SAGE Journal Articles
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Abstract: We assess the importance of the public’s policy agreement with the Supreme Court on public approval of the court. Using survey data on a range of recent court cases, we measure respondents’ perceived ideological closeness to the court. Then, we test various theories of court approval (doctrinal, functional, attitudinal). People who believe the court has decided recent cases as they themselves would have done, or that judges share their partisanship, report higher court approval than those who perceive the court as ideologically distant from them. We compare these findings with similar effects of policy agreement on Congressional and Presidential approval.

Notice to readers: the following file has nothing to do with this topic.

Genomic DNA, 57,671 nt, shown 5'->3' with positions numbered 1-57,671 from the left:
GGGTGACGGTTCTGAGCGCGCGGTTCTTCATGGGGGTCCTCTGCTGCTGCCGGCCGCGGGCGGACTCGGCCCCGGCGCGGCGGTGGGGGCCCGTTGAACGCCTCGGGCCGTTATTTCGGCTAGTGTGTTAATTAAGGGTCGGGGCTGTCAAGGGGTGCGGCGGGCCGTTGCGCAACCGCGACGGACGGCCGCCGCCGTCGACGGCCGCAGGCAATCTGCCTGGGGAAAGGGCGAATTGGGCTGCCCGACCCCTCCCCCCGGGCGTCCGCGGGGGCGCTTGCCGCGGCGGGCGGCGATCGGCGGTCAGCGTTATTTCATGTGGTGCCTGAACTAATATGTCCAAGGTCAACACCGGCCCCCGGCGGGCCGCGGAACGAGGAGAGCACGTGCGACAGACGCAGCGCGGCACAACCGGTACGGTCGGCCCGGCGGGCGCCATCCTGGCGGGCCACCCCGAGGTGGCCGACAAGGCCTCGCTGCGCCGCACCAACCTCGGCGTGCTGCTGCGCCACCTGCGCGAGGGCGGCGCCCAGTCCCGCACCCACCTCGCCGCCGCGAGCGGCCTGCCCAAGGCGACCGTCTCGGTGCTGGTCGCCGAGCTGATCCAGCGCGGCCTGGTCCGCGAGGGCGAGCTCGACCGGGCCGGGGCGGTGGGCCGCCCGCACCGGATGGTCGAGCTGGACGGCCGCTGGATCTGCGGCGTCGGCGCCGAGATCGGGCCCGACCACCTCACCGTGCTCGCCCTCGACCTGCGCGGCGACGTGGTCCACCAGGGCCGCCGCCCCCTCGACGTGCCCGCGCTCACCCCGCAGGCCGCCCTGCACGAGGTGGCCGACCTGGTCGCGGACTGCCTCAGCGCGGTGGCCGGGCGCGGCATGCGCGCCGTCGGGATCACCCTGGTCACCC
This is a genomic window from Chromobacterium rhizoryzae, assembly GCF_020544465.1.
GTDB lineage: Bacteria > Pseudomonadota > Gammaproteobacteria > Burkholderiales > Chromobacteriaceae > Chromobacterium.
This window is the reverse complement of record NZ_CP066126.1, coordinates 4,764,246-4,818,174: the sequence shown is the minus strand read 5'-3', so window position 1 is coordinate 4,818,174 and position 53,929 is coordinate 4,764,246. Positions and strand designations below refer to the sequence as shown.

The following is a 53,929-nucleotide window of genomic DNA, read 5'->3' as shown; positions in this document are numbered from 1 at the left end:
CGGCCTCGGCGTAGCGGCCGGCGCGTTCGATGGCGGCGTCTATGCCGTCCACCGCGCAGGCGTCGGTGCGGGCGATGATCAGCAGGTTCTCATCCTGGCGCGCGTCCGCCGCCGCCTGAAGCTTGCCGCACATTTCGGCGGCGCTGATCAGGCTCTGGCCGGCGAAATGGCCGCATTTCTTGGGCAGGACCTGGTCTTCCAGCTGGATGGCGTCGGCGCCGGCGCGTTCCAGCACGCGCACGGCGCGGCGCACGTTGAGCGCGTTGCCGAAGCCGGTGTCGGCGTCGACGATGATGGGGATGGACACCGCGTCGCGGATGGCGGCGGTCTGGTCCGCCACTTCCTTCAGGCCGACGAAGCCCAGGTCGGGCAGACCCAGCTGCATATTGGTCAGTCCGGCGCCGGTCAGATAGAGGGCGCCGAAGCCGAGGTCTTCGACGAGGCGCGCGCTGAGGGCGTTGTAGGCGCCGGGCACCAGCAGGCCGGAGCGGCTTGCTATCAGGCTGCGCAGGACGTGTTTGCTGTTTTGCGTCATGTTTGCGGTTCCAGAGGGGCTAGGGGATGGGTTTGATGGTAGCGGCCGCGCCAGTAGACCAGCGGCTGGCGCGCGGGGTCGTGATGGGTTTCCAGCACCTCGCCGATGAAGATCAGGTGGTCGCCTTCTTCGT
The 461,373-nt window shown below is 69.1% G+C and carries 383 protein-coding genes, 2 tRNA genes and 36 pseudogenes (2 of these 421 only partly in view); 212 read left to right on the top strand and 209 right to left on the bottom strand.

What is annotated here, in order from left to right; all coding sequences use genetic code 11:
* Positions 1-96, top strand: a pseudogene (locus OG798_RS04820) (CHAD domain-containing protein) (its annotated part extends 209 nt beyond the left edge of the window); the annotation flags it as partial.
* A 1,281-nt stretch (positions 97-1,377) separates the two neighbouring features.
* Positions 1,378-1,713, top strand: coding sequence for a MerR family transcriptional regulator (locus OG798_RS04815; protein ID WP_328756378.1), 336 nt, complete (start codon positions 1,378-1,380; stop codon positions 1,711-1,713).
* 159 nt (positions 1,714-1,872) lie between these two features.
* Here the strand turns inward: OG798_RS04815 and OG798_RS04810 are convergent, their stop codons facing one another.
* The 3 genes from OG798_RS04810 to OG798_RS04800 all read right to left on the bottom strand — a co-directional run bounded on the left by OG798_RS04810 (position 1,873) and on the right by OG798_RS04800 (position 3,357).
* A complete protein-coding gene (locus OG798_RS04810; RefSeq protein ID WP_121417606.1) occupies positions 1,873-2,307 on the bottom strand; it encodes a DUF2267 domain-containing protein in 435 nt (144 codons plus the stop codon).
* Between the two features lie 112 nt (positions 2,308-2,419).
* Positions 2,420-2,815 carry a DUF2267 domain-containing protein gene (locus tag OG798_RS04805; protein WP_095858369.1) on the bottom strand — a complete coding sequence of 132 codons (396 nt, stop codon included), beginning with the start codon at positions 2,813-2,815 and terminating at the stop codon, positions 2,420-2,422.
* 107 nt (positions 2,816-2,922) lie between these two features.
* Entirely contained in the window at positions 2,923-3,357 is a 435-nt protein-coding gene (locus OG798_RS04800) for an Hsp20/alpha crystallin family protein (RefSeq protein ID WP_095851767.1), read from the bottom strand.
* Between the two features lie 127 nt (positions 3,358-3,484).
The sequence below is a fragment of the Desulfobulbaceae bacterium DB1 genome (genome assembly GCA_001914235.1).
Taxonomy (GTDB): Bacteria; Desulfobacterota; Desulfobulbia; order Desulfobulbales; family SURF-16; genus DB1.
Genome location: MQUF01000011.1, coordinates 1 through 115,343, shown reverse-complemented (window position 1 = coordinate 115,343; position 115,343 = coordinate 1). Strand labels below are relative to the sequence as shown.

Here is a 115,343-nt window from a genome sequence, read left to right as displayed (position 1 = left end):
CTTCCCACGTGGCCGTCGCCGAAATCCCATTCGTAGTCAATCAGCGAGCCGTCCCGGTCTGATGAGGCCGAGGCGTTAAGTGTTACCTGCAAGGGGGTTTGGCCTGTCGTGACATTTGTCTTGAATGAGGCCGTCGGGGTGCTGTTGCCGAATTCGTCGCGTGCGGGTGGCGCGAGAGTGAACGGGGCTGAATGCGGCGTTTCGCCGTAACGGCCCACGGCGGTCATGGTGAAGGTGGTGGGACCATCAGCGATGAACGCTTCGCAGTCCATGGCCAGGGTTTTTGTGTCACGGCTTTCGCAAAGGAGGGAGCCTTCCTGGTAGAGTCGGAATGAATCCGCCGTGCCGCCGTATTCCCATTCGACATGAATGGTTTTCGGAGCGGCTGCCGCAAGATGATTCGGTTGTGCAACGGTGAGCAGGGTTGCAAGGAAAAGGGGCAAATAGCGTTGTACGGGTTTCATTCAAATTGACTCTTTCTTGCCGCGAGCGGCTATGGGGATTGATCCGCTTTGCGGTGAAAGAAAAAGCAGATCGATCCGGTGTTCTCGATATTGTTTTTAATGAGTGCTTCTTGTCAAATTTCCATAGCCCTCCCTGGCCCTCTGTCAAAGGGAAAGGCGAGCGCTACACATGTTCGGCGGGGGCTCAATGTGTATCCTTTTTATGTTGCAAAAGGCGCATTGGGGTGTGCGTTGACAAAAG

Abstract: The U.S. Supreme Court is traditionally thought to hold little influence over social or political change; however, recent evidence suggests the Court may wield significant power, especially with regard to criminal justice. Most studies evaluate judicial power by examining the effects of individual rulings on the implementation of specific policies, but this approach may overlook the broader impact of courts on society. Instead, I adopt an aggregate approach to test U.S. Supreme Court power. I find that aggregate conservative decision making by the Court is positively associated with long-term shifts in new admissions to U.S. federal prisons. These results suggest the Court possesses significant power to influence important social outcomes, at least in the context of the criminal justice system.